1

I have the following code:

int fds[2];
if (pipe(fds) < 0) {
    fprintf(stderr, "ERROR, unable to open pipe: %s\n", strerror(errno));
}
if (fcntl(fds[0], F_SETFL, O_NONBLOCK) < 0) {
    fprintf(stderr, "ERROR, unable make read end non-blocking: %s\n", strerror(errno));
}

pid_t pid1 = fork();
if (pid1 == 0) {
    if (close(fds[0]) < 0) {
        fprintf(stderr, "ERROR, unable to close read end of pipe: %s\n", strerror(errno));
    }

    // go on to write something
}

pid_t pid2 = fork();
if (pid2 == 0) {
    if (close(fds[1]) < 0) {
        fprintf(stderr, "ERROR, unable to close write end of pipe: %s\n", strerror(errno));
    }

    // go on to read something
}

if (close(fds[1]) < 0) {
    fprintf(stderr, "ERROR, unable to close write end of pipe in main process: %s\n", strerror(errno));
}
if (close(fds[0]) < 0) {
    fprintf(stderr, "ERROR, unable to close read end of pipe in main process: %s\n", strerror(errno));
}

I get the error message "ERROR, unable to close write end of pipe in main process: Bad file descriptor". I was under the impression that you should close each end of a pipe in any process which doesn't use that end. The main process does not use the pipe here. It exists only to allow the two children to communicate. In addition, there are no other errors on any of the other calls to close(). I don't understand why the parent process can't close only the write end of the pipe.

  • How do you know it's the main process that's failing to close it? – immibis Apr 21 '15 at 3:25
0

I think what is happening is when the child process exits the if statement, it is spawning a child process and trying to cloes a pipe that is already closed:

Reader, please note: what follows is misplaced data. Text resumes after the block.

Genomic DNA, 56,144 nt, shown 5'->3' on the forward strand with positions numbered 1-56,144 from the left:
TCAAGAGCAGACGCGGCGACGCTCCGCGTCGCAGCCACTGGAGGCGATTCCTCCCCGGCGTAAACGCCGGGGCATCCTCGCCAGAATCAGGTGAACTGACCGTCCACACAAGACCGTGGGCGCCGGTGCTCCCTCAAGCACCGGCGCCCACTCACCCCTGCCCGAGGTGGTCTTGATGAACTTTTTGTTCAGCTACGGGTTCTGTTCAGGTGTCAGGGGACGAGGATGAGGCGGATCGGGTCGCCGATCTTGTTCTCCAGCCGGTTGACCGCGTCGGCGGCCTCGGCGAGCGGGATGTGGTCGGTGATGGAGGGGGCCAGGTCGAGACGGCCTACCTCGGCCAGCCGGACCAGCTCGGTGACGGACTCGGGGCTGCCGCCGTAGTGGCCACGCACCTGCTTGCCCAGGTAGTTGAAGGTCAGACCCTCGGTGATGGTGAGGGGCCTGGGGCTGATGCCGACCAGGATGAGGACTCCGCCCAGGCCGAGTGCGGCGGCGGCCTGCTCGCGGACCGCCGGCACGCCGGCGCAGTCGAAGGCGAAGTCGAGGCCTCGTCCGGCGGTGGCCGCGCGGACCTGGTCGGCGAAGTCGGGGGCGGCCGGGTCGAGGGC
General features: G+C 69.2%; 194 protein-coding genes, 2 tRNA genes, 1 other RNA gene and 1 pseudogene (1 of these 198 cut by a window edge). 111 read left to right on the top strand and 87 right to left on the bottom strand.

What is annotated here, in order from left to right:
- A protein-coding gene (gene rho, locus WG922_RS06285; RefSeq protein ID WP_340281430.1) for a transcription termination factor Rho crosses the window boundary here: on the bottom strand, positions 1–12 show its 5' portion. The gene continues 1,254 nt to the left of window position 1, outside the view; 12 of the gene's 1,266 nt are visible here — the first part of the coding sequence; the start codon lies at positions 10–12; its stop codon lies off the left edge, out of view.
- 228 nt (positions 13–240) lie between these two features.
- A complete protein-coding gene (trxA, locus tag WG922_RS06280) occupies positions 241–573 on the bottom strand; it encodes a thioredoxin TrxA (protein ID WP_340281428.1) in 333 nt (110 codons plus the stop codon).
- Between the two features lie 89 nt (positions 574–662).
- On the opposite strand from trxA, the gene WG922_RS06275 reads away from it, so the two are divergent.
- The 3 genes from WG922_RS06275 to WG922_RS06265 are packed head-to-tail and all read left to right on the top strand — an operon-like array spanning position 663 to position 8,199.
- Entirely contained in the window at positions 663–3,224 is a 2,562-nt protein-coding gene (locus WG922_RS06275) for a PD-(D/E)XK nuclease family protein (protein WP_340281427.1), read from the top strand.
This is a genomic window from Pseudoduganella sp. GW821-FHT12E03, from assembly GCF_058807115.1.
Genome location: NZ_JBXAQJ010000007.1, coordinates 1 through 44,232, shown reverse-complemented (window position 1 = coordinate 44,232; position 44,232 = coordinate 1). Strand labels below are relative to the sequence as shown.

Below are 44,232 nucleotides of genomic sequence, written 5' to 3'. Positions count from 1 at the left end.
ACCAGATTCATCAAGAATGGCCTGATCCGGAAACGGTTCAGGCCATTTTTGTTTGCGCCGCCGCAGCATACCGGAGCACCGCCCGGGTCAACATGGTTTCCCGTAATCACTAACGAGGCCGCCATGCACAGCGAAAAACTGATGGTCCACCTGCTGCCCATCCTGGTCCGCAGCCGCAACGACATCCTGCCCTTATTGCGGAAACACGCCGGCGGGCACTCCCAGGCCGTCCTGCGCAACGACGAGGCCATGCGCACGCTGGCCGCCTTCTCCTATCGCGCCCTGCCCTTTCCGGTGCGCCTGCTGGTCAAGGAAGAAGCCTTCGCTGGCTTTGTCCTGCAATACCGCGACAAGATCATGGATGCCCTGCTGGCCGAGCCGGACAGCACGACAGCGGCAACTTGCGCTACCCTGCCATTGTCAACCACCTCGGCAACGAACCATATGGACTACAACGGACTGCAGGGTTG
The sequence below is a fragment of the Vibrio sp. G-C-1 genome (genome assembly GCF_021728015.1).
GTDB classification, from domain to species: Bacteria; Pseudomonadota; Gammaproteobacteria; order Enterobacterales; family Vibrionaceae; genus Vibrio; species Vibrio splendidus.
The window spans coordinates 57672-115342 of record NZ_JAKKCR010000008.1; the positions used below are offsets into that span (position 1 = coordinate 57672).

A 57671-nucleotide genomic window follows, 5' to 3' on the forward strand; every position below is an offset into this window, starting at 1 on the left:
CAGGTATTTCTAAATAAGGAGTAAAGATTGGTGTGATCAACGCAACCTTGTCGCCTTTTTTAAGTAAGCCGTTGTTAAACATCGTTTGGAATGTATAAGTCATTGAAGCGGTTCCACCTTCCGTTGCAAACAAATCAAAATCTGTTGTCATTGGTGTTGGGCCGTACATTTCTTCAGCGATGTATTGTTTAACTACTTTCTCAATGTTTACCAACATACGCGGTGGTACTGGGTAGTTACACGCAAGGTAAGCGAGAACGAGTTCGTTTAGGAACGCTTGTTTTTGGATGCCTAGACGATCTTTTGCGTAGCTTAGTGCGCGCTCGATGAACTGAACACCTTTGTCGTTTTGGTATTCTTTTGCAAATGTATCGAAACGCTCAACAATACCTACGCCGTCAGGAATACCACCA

pid_t pid1 = fork();
if (pid1 == 0) {
    // child 1 comes here
    if (close(fds[0]) < 0) {
        fprintf(stderr, "ERROR, unable to close read end of pipe: %s\n", strerror(errno));
    }

    // go on to write something

    // << you were supposed to call exit here. Child 1 passes through.
}

pid_t pid2 = fork();
if (pid2 == 0) {
    // child 2 comes here first, but after that,
    // child 1 will respawn a new child (child 3). Child 3
    // closes a different pipe so no crash here.

    if (close(fds[1]) < 0) {
        fprintf(stderr, "ERROR, unable to close write end of pipe: %s\n", strerror(errno));
    }

    // go on to read something

    // Big problem: Child 2 and Child 3 will pass through here.
}

// The main thread, as well as children 1, 2 and 3 are all here now.
// if any 2 threads try to close this pipe, you will get an error:

if (close(fds[1]) < 0) {
    fprintf(stderr, "ERROR, unable to close write end of pipe in main process: %s\n", strerror(errno));
}

Solution

Call exit at the end of the if statements to prevent the children from exiting the if statements and continuing on to close the pipe.

  • Almost, but not quite. The second close() in the code you've quoted is closing a different descriptor than the first. However, the same problem with the child not being exiting applies to child 2 and child 3, too. They proceed along to the close() calls at the end of the OP's code and close both descriptors again. – Ken Thomases Apr 21 '15 at 3:24
  • @KenThomases ah yes, I see it now. – John Apr 21 '15 at 3:26

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